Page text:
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could someone explain why this is a ''no-no''?

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Re: could someone explain why this is a ''no-no''?

In reply to: could someone explain why this is a ''no-no''?

I guess with 23 seconds left it could be considered bad sportsmanship. Then again, if the Spainards had timeouts remaining, I know in college ball an 11 point lead is not insurmountable in that time frame so I'm even more baffled.

Evie Happy

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It's considered bad form

In reply to: could someone explain why this is a ''no-no''?

In a situation where there is no hope for the trailing team to get back into the game, it is just rude and poor sportsmanship to call a time out and make the losing team stand there and wait through a pointless timeout. Just waiting to lose and having to stand on the court doing nothing is no fun.

It's like bunting and stealing bases when you're up 10 runs in the late innings in Baseball. Or like throwing a hissy at line calls when you're at triple match point, up 5-0 in the last set of a tennis match. Pick your sport.

Dan

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Re: It's considered bad form

In reply to: It's considered bad form

but if you read article couch tried to wave iot off after he saw what time was left

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Re: It's considered bad form

In reply to: Re: It's considered bad form

I'm just trying to explain the objection, not join in it. I'd want to see the film or hear more about it before I condemned the action.

Dan

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Maybe this column will help, Dan:

In reply to: Re: It's considered bad form

http://www.indystar.com/articles/3/173655-8483-036.html

Full disclosure: I met Larry Brown when he was here as the Pacers' coach. I had a few interactions with him over the years and I am a big LB fan. I was delighted when he coached a team to the NBA championship - even if it was the Pistons. Sad

"I had -- I stress, had -- a lot of respect for Larry Brown," Pesquera said. "But I think when you do something wrong (call a late timeout), as we all do, you can always say, 'Sorry, excuse me.' If you ask for the timeout mistakenly, you can do something about it. You can send your players right back out there . . . I will continue to respect him as a trainer (coach) who is up there with the best. But Dean Smith never would have done a thing like this."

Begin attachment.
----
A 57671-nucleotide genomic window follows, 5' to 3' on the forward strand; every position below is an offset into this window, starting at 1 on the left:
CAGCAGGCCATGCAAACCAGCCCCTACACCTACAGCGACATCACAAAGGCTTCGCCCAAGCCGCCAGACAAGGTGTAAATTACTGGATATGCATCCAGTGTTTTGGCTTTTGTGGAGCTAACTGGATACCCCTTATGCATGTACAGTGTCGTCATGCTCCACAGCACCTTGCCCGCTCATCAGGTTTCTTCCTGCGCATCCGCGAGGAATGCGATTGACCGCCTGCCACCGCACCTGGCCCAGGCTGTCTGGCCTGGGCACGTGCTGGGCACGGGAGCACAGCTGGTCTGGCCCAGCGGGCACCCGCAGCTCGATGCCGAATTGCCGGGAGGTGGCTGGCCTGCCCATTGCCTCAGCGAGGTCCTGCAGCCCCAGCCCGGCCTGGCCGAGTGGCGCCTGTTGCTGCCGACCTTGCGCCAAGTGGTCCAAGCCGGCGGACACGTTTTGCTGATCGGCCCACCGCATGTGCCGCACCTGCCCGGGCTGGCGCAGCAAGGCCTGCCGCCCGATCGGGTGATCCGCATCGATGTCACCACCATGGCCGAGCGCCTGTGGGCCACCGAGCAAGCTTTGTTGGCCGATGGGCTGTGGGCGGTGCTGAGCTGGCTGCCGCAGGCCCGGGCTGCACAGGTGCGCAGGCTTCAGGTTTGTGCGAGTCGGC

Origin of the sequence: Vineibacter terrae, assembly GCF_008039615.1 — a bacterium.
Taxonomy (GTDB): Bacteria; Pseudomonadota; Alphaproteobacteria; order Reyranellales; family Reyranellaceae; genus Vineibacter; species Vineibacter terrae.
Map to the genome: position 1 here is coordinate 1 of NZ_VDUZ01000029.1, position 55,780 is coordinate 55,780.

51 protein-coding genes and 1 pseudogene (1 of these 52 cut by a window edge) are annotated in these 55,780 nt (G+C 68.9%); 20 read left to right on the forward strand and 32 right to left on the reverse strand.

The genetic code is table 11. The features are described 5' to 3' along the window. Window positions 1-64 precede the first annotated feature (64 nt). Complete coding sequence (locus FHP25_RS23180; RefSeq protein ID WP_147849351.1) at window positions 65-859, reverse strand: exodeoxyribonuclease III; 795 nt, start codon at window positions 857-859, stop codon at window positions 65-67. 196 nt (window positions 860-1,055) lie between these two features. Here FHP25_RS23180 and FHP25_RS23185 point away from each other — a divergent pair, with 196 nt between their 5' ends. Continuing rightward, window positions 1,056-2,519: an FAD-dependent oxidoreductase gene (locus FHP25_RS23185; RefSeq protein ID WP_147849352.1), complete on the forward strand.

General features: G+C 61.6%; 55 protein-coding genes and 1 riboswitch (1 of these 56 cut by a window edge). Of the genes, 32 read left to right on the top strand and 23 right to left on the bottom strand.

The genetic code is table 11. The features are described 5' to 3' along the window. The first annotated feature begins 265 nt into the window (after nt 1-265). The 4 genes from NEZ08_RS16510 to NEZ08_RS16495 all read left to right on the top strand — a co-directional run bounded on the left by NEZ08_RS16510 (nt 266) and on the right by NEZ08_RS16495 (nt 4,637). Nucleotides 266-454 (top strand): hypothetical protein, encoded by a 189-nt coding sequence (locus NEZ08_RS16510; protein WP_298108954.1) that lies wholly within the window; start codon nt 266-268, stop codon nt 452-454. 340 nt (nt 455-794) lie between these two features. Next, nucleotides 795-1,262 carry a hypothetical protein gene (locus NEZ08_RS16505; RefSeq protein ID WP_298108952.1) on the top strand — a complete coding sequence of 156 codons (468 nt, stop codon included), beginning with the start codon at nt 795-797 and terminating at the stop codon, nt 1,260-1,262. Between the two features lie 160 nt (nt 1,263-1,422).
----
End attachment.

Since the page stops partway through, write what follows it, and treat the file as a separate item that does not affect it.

Well, Dean Smith would do that; in fact, he invented the late and completely useless timeout. But never mind that.

The way Brown explained things, he called a timeout with about a minute to go and his team ahead by eight points. But by the time his team regained possession, the lead was up to 11 with 23 seconds.

"When I saw the score, I told the timer, we don't need the timeout, but he gave it to us anyway," Brown said. "I watched the Lithuania-Greece game the other night and saw the way the Greek coaches reacted to a late timeout. I would never do that."

Pesquera, who was sitting to Brown's left at the news conference, wasn't having any of it. He just sat there feverishly scribbling notes, preparing his retort.

It wasn't just the late timeout that burned him, though.

He cried that the way the game was officiated handed the game to the Americans. "There were multiple violations, traveling, contact," he said, specifically citing Allen Iverson for carrying the ball. "It's pointless to have rules that benefit one team and not the other."

He cried about an unlucky draw that found his excellent Spanish team facing the underachieving Americans in the quarterfinal. "Let's be honest, the Americans have played to 40 percent of their capacity in two games, and I think it's very strange to have a competition that rewards a team that loses," he said. "The rules need to be changed."

He talked about a lot of things, except the things that mattered most Thursday afternoon, like his team's poor shooting from behind the 3-point line and the monumentally dumb game they played. In particular, the fact they didn't go to their star, Pau Gasol, in the final minutes. Gasol scored 29 points, but just four came in the fourth quarter. And, oh yeah, the fact that the Americans played their strongest and most controlled game of the tournament, even hitting 12-of-22 from 3-point range.
(Emphases mine)

I watched the game, and what Senior Pesquera ought to have been upset about was the fact that a player who had scored 21 points in his team's previous 5 games (Stephon Marbury) went off for 31 on the Spaniards (How about some defense, guys?).

As for his whining about the draw: Spain finished preliminary play first in its pool; the U.S. finished 4th in its pool. In the medal round, #1 plays #4, etc. Did he think they'd change the pairings so his team would have a better chance of getting to a medal game?

Please....
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(NT) (NT) i got the idea.....thanks y'all

In reply to: It's considered bad form

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Re: could someone explain why this is a ''no-no''?

In reply to: could someone explain why this is a ''no-no''?

Just remember, we're the "ugly Americans..." so anything we do can be taken as offensive...

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